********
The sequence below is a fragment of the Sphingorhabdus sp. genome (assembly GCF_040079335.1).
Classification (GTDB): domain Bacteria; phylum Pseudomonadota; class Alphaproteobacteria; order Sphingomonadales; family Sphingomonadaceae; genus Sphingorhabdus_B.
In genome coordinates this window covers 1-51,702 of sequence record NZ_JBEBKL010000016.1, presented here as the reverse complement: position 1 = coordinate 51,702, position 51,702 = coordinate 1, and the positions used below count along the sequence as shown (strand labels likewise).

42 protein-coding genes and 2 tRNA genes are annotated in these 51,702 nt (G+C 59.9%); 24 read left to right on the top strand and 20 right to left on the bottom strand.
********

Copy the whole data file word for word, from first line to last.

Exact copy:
The sequence below is a fragment of the Sphingorhabdus sp. genome (assembly GCF_040079335.1).
Classification (GTDB): domain Bacteria; phylum Pseudomonadota; class Alphaproteobacteria; order Sphingomonadales; family Sphingomonadaceae; genus Sphingorhabdus_B.
In genome coordinates this window covers 1-51,702 of sequence record NZ_JBEBKL010000016.1, presented here as the reverse complement: position 1 = coordinate 51,702, position 51,702 = coordinate 1, and the positions used below count along the sequence as shown (strand labels likewise).

42 protein-coding genes and 2 tRNA genes are annotated in these 51,702 nt (G+C 59.9%); 24 read left to right on the top strand and 20 right to left on the bottom strand.